The sharing economy is a seemingly unstoppable force in the modern global economy. It is changing the way the smartphone owner travels, books a room, and most pertinent to me, how they order delivery food. After reflecting on my brief stint as a bicycle courier, I realized that my deliveries took me to places I would’ve never considered visiting otherwise.
I moved to Washington, DC in June for a summer internship, fully intent on discovering the city on my single-speed bicycle. But by the end of the month, I had ridden a paltry 15 miles, and had visited only tourist attractions, parks, and the millennial-laden Adams Morgan neighborhood.
Washington is more than its Neoclassical marble behemoths. It is also complete streets. Shiny glass towers. Communities threatened by gentrification and discrimination. I found this out by delivering sushi rolls and BBQ chicken with Uber Eats, the ridesharing service’s foray into food delivery.
One afternoon in late June, a fellow intern learned I was a cyclist, and recommend I sign up to become a delivery rider using the Uber Eats platform. 2 weeks and a background check later, I owed the company, recently valued at $51 billion, $20 for a deposit on a delivery bag. I broke even after my first night of deliveries.
Using this platform to earn an extra $100 every week is perhaps the most flexible way to earn money I’ve ever encountered. I worked when I wanted to, and Uber pays its “independent contractors” handsomely when demand is high. It also offered me and other new riders a $100 bonus to complete 15 trips in my first weekend of work. When was the last time a fast food restaurant paid the new hire a bonus on the first week? My first week, I earned $55 an hour, and was hooked.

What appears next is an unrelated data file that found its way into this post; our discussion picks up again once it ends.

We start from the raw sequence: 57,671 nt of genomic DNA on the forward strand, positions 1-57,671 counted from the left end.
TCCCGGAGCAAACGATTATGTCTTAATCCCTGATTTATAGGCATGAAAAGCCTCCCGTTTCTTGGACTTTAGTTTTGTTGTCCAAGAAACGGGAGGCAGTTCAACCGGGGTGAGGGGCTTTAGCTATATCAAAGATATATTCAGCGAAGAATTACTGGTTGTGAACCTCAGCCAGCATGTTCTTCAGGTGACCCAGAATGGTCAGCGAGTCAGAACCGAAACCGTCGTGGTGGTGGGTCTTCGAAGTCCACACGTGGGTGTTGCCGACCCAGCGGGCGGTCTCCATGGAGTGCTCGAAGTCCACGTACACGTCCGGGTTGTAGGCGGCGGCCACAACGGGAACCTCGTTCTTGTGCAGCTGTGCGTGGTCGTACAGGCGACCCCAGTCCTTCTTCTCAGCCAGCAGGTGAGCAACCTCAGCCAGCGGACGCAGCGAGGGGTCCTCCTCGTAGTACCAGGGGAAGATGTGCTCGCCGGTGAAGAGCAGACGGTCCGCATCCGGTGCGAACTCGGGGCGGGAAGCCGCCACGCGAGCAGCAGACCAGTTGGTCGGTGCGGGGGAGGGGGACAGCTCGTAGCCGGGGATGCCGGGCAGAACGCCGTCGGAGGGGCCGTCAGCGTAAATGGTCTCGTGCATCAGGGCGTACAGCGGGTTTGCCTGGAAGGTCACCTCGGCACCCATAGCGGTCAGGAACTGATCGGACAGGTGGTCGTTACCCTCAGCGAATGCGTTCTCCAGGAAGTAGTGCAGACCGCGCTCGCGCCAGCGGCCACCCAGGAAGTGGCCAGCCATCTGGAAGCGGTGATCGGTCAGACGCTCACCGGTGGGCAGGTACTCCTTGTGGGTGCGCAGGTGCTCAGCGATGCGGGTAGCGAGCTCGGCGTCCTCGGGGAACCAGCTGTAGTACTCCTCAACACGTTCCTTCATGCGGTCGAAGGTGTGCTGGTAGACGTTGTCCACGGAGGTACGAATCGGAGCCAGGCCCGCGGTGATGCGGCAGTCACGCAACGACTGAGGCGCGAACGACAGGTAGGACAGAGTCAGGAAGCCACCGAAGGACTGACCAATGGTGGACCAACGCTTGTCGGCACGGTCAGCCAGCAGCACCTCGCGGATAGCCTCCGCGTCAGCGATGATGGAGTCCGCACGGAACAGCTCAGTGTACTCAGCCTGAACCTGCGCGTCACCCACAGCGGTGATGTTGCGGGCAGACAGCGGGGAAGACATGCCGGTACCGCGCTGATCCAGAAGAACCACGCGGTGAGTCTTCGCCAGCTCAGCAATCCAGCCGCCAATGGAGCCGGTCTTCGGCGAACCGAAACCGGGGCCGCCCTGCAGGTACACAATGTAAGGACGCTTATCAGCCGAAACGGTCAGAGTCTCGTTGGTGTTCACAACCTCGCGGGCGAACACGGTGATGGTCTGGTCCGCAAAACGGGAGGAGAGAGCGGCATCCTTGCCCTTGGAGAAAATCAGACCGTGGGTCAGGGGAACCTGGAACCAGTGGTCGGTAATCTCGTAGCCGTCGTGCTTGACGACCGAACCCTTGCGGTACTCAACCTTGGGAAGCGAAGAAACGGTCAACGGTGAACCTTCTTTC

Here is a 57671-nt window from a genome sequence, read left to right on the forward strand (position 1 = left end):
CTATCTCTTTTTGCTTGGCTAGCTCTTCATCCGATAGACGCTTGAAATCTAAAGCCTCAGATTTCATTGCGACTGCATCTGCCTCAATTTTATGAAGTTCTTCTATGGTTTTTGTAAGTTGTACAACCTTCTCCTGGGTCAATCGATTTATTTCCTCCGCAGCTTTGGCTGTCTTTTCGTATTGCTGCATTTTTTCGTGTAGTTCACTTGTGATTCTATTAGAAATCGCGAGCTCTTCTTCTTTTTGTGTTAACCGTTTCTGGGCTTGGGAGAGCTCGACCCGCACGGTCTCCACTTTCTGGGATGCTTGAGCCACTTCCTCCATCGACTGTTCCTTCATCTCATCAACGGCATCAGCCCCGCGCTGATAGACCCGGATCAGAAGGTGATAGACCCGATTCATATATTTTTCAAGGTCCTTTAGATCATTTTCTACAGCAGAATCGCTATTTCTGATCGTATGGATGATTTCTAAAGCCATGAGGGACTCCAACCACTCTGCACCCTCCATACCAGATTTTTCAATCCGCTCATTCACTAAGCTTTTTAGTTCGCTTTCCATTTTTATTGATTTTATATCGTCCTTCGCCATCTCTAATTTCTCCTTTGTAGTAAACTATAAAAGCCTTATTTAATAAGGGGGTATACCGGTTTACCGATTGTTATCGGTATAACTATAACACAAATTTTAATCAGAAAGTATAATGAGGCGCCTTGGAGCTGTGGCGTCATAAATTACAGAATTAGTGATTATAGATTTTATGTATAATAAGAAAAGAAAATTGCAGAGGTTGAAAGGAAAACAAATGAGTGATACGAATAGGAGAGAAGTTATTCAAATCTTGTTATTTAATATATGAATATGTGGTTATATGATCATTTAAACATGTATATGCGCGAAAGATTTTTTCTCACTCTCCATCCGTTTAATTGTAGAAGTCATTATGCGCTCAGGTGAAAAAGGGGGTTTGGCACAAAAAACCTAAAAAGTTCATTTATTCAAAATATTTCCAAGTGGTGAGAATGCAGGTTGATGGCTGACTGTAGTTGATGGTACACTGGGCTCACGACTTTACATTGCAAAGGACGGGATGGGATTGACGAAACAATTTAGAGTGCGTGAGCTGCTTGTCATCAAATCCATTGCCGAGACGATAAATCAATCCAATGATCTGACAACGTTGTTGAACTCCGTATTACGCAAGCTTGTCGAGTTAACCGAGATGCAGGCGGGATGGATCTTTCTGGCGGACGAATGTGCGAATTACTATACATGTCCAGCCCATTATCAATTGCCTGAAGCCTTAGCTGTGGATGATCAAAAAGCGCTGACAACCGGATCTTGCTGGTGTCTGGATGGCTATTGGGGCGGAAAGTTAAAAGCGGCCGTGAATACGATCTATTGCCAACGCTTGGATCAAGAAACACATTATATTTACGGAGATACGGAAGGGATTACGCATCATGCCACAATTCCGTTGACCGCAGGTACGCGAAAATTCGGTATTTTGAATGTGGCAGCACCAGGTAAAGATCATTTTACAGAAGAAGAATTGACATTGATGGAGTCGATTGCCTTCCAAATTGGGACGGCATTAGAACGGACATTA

But like a shiny new bike, the glamour wore off quickly. I sweated through the DC heat dome. My phone died in the middle of a delivery (Uber gave me no directions on how to handle this, and I ate the food I was delivering for lunch). Living a second identity as a “wannabe” bicycle courier was no longer exciting, and it was certainly not helping me like or understand DC.
And then I tried something different.
Rather than rushing to complete as many deliveries as possible, working for hours on end to the point of exhaustion, I established a routine that resulted in roughly 90 minutes of riding per night, yielding about $30 on average ($15/hour).
On my rides, I started noticing districts and where their edges, landmarks, and nodes were. I frequently delivered from restaurants on H Street, a corridor largely burned during the city’s 1968 riots. H Street’s recent commercial potential is being realized thanks in part to the deeply criticized streetcar that operates for free (according to its website, the operator will eventually charge a fare). I find it personally troubling that I was a benefactor from the gentrification of this corridor, without owning property there.
Multiple trips took me to Trinidad, a neighborhood made infamous for gun violence and unconstitutional police checkpoints. In Capitol Hill, I pedaled through what Alan Jacobs would recognize as Great Streets: the places connecting the million dollar row houses to East Capitol Street. I learned the nation’s capital also has a Franklin Street.
The money was nice. But the value of the hot summer nights I spent in DC was in learning how to read a city and recognize its elements: concrete and human. Walking would’ve been a better way to read these streets, but the chicken wings would’ve gotten cold.
Video: On my bike
Brian Vaughn is an Editorial Board member and undergraduate content editor for CPJ. He is fascinated with the nexus of communications, transportation, renewable energy, and bicycle/pedestrian infrastructure. A Florida native, Brian spent the summer of 2016 interning in the Office of Sustainability and Safety Management at the US Department of Transportation. This fall, he will begin his Junior year at UNC-Chapel Hill as an environmental studies major.